Jimmy Butler never uttered the word “guarantee.” But make no mistake: The Heat star promised his team would close out this suddenly tight Eastern Conference final series Saturday night in Miami.
“We’re going to keep it very consistent, knowing that we’re going to win the next game,’’ Butler said Thursday night, shortly after he and his teammates suffered a 110-97 Game 5 defeat that wasn’t nearly as close as the score indicated, a thoroughly one-sided TD Garden affair that pulled the Celtics within a game of tying a series they once trailed, 3-0.
Jaylen Brown didn’t use the word “guarantee” either. Nor did he frame his thoughts as a direct response to Butler. But when Brown later sat behind the same microphone and calmly said, “These next two games should be fun,” his promise was just as clear. The Celtics expect to take this series back to Boston for a winner-take-all Game 7.
The odds still say the Celtics’ job is tougher — because they are still down in the series, because they are still on the brink of elimination, and because they will play the next game on the Heat’s hostile home court. But it sure does feel like these last two games have flipped the series script. The heat has been turned up on the Heat.
For all the anticipatory joy at the prospect of being the first NBA team after 150 previous tries to win a playoff series from an 0-3 hole, there is the anticipatory dread on the other side of being the first team after 150 tries to lose a series after leading by a 3-0 count. That fear of stunning failure grows with each passing hour before game time, no matter how much the Heat want to believe it doesn’t.
More than once Thursday, the Heat had to face questions about their waning confidence, as if they are the underdogs now, despite being one win away from the Finals.
“The last two games are not who we are,” Butler insisted. “It just happened to be that way. We stopped playing defense halfway because we didn’t make shots we want to make. That’s easily correctable. We’ve got to come out and play harder from the jump.”
One more slow start and the Heat might tighten up beyond repair. The Celtics opened Thursday’s game on a 20-5 run. For the Heat, there has to be some creeping dread that the team they embarrassed only a few nights ago in Game 3 has been replaced for good by the confident, relaxed, high-octane team that won these last two games.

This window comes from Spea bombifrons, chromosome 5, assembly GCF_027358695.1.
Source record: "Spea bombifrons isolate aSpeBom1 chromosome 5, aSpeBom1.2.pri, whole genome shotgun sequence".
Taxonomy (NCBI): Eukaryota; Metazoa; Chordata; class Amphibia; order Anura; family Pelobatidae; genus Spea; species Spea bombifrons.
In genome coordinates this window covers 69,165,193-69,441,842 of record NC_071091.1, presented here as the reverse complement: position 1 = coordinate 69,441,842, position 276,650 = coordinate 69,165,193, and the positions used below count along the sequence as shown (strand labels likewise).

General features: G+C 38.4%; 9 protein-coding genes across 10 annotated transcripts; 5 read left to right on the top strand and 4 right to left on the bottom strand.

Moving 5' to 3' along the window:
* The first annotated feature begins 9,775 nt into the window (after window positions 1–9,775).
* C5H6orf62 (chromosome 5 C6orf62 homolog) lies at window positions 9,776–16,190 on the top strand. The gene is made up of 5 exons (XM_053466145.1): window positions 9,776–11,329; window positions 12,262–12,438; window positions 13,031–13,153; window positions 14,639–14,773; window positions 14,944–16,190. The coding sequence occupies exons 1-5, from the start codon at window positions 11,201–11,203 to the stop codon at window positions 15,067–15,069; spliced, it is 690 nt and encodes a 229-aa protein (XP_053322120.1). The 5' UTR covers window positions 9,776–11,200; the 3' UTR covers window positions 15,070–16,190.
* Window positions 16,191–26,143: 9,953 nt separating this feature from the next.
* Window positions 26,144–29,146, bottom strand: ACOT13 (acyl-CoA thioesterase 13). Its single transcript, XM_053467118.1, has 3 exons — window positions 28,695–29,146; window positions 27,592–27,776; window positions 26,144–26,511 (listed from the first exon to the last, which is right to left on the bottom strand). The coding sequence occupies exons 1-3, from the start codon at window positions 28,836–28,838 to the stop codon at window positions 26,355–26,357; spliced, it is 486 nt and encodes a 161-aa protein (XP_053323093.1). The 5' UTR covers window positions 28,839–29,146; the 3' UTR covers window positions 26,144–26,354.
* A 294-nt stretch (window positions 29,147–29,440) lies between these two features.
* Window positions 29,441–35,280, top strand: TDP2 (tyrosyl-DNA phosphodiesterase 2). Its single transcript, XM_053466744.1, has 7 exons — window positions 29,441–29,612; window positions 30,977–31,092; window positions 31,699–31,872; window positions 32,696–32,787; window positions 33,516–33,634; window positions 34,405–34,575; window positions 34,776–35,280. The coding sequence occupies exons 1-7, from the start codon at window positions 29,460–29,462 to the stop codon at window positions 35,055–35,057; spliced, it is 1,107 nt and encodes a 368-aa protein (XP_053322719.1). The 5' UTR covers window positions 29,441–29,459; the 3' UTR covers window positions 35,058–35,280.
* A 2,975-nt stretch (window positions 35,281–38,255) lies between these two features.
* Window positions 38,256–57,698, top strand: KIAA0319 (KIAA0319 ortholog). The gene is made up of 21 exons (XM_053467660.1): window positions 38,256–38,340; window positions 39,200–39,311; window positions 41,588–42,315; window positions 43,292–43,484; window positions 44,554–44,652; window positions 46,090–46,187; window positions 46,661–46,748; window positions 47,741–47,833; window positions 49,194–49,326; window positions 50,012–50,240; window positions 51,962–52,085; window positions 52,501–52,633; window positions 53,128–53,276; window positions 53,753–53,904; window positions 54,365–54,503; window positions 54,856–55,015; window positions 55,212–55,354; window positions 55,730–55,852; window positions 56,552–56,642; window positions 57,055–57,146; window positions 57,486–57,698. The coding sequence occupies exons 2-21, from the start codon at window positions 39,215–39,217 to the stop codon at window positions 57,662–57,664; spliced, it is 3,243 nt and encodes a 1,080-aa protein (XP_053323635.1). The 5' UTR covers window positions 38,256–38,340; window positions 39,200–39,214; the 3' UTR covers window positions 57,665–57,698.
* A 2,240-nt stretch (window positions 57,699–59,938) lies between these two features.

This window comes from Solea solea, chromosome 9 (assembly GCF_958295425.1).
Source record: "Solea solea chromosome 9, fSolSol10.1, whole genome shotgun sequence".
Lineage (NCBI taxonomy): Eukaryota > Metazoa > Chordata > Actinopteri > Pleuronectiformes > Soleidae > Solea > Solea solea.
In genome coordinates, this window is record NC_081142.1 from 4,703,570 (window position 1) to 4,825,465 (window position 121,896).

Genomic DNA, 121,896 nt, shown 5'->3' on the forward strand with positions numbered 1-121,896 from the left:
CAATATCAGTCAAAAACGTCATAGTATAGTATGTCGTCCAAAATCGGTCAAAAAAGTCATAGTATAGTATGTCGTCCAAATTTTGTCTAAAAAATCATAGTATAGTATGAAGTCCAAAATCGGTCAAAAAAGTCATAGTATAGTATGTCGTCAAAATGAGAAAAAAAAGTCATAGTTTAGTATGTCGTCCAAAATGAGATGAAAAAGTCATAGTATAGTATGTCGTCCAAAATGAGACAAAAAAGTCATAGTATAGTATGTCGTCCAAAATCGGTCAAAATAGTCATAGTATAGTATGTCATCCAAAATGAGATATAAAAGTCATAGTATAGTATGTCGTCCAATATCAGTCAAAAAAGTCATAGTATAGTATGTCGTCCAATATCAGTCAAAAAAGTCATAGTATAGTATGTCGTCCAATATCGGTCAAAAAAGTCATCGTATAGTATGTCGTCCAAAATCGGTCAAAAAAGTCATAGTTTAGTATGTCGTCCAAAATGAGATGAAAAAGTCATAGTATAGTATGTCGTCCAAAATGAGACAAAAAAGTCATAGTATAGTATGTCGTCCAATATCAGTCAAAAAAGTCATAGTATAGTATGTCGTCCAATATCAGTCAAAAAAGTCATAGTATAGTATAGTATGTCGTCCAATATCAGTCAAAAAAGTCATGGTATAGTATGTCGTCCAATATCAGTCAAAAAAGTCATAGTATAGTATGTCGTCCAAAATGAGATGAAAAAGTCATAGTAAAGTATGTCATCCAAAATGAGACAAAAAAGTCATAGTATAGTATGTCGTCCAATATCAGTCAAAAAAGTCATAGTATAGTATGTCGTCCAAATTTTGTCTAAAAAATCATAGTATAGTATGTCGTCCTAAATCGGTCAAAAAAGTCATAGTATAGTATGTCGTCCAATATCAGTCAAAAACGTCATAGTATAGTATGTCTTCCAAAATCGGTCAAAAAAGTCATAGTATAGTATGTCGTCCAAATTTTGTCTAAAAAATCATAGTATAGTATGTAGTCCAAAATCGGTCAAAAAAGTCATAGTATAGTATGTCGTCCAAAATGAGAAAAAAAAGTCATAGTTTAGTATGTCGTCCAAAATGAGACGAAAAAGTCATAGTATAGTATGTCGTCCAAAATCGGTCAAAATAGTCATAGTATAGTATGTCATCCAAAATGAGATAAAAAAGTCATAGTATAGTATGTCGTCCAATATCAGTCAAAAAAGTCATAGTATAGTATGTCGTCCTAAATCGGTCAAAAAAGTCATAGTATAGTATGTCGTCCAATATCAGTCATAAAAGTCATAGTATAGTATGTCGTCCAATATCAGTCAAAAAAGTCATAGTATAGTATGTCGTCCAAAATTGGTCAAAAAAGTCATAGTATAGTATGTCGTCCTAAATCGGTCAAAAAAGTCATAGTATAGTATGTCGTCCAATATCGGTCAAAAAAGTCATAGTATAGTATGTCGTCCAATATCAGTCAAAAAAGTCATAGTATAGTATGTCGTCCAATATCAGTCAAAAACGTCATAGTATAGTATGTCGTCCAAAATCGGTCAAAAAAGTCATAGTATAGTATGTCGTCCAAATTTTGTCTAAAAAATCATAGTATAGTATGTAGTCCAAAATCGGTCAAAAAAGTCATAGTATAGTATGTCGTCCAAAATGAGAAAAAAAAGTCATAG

The Celtics bottomed out in that Game 3 debacle, but they didn’t fold. They didn’t panic. In a weird way, the embarrassment and ensuing evisceration of rookie coach Joe Mazzulla galvanized them in a way that has left them looser, more carefree, more comfortable.
“That locker room after Game 3 was the lowest you could be, and I think everyone just relaxed, honestly,” said Jayson Tatum, who continues to lead the climb out of the hole.
But as much as the Heat have to concern themselves with containing Tatum and his fellow J&J star Brown, they might be more afraid of the down-the-roster depth that fueled the Celtics Thursday, contributions from Marcus Smart, from Derrick White, from the Williamses (Grant and Robert), and from Al Horford.
While Heat coach Erik Spoelstra awaits news on injured guard Gabe Vincent and forges on without another injured starter, Tyler Herro, the Celtics come into town on a roll, feeling healthy (outside of sixth man Malcolm Brogdon) and happy.
“We’ve got a lot of love for each other, top to bottom,” Smart said. “We’re out there competing, and it’s a long way to go, and we got a lot of work to do, but it’s always fun competing with the guys in our locker room.
“Obviously Game 3 was a tough one, but throughout the whole year we’ve been connected in the locker room. We’ve got each other’s backs. I was confident we’d come back and compete. We’ve been doing that these last two games.”
Of course, it’s possible time will run out on the Celtics, that the Heat’s pride was wounded enough the past two games that it’s their turn to rise up and respond. But talent still favors the Celtics, and as they’ve shown us repeatedly this postseason, nothing seems to spur that talent like the threat of going home. They won both elimination games against Philadelphia, too.
“For some odd reason, even last year, we always seem to make it a little bit tougher on ourselves,” Tatum said. “What I do know is you can see the true character of a person, of a team, when things aren’t going well. And our ability to come together, figure things out when it’s not necessarily looking good for us, it’s unlike any team I’ve been on this year and last year.”
Spoken like a man riding a rising tide.
Not like one in retreat, wondering whether his team can still pull this off.
“Why would we lose confidence?” Miami’s Bam Adebayo said. “When we started this journey, nobody believed in us, everyone thought we were going to be out in the first round, everyone thought we were going to be out in the second round. Here we are, one game away.
“We’ve always had confidence. That’s not going to go away.”
But their 3-0 lead is gone. As Smart said before Game 4, “Don’t let us get one.” As Brown said Thursday night, “They let us get two; don’t let us get another one.”
Momentum has most definitely switched sides.
Tara Sullivan is a Globe columnist. She can be reached at firstname.lastname@example.org. Follow her on Twitter @Globe_Tara.